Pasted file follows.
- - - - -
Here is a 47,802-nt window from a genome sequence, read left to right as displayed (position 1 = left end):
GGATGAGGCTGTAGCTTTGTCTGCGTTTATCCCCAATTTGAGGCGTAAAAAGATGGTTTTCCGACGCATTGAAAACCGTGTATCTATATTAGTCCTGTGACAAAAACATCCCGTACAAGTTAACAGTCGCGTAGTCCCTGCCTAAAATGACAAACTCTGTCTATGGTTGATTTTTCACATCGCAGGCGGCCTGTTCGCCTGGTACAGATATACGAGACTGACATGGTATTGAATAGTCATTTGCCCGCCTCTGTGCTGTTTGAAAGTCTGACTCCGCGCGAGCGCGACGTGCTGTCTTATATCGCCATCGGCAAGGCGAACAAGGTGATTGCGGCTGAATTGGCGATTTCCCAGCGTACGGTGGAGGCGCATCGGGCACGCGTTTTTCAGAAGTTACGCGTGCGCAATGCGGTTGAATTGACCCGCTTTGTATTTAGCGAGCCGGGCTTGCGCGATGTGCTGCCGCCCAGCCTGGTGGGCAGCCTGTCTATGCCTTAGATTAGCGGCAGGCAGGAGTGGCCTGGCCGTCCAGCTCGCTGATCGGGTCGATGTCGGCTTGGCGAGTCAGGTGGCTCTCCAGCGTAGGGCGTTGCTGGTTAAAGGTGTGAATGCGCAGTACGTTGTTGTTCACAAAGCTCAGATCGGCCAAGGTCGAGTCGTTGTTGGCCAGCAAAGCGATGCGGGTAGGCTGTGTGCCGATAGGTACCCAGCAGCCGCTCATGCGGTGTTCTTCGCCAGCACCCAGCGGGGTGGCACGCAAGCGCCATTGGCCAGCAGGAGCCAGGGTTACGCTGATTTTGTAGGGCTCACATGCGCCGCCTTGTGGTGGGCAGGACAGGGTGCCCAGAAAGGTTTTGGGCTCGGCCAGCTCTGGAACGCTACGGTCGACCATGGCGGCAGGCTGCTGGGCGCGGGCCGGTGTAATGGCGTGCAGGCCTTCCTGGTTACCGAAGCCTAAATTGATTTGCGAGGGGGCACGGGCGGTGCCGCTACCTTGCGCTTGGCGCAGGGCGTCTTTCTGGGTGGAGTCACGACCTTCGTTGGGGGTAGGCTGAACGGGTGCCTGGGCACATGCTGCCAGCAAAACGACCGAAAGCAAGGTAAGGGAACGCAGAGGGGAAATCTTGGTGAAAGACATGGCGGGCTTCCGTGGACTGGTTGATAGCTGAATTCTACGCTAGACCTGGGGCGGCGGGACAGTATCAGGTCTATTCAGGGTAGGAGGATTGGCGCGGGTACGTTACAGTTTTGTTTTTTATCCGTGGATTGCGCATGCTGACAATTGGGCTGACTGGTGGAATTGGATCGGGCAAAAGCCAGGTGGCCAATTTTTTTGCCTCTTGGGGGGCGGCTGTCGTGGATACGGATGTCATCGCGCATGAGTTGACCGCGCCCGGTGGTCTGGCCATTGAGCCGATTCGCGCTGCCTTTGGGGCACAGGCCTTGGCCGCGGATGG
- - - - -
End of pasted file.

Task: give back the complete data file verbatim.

Here is a 47,802-nt window from a genome sequence, read left to right as displayed (position 1 = left end):
GGATGAGGCTGTAGCTTTGTCTGCGTTTATCCCCAATTTGAGGCGTAAAAAGATGGTTTTCCGACGCATTGAAAACCGTGTATCTATATTAGTCCTGTGACAAAAACATCCCGTACAAGTTAACAGTCGCGTAGTCCCTGCCTAAAATGACAAACTCTGTCTATGGTTGATTTTTCACATCGCAGGCGGCCTGTTCGCCTGGTACAGATATACGAGACTGACATGGTATTGAATAGTCATTTGCCCGCCTCTGTGCTGTTTGAAAGTCTGACTCCGCGCGAGCGCGACGTGCTGTCTTATATCGCCATCGGCAAGGCGAACAAGGTGATTGCGGCTGAATTGGCGATTTCCCAGCGTACGGTGGAGGCGCATCGGGCACGCGTTTTTCAGAAGTTACGCGTGCGCAATGCGGTTGAATTGACCCGCTTTGTATTTAGCGAGCCGGGCTTGCGCGATGTGCTGCCGCCCAGCCTGGTGGGCAGCCTGTCTATGCCTTAGATTAGCGGCAGGCAGGAGTGGCCTGGCCGTCCAGCTCGCTGATCGGGTCGATGTCGGCTTGGCGAGTCAGGTGGCTCTCCAGCGTAGGGCGTTGCTGGTTAAAGGTGTGAATGCGCAGTACGTTGTTGTTCACAAAGCTCAGATCGGCCAAGGTCGAGTCGTTGTTGGCCAGCAAAGCGATGCGGGTAGGCTGTGTGCCGATAGGTACCCAGCAGCCGCTCATGCGGTGTTCTTCGCCAGCACCCAGCGGGGTGGCACGCAAGCGCCATTGGCCAGCAGGAGCCAGGGTTACGCTGATTTTGTAGGGCTCACATGCGCCGCCTTGTGGTGGGCAGGACAGGGTGCCCAGAAAGGTTTTGGGCTCGGCCAGCTCTGGAACGCTACGGTCGACCATGGCGGCAGGCTGCTGGGCGCGGGCCGGTGTAATGGCGTGCAGGCCTTCCTGGTTACCGAAGCCTAAATTGATTTGCGAGGGGGCACGGGCGGTGCCGCTACCTTGCGCTTGGCGCAGGGCGTCTTTCTGGGTGGAGTCACGACCTTCGTTGGGGGTAGGCTGAACGGGTGCCTGGGCACATGCTGCCAGCAAAACGACCGAAAGCAAGGTAAGGGAACGCAGAGGGGAAATCTTGGTGAAAGACATGGCGGGCTTCCGTGGACTGGTTGATAGCTGAATTCTACGCTAGACCTGGGGCGGCGGGACAGTATCAGGTCTATTCAGGGTAGGAGGATTGGCGCGGGTACGTTACAGTTTTGTTTTTTATCCGTGGATTGCGCATGCTGACAATTGGGCTGACTGGTGGAATTGGATCGGGCAAAAGCCAGGTGGCCAATTTTTTTGCCTCTTGGGGGGCGGCTGTCGTGGATACGGATGTCATCGCGCATGAGTTGACCGCGCCCGGTGGTCTGGCCATTGAGCCGATTCGCGCTGCCTTTGGGGCACAGGCCTTGGCCGCGGATGG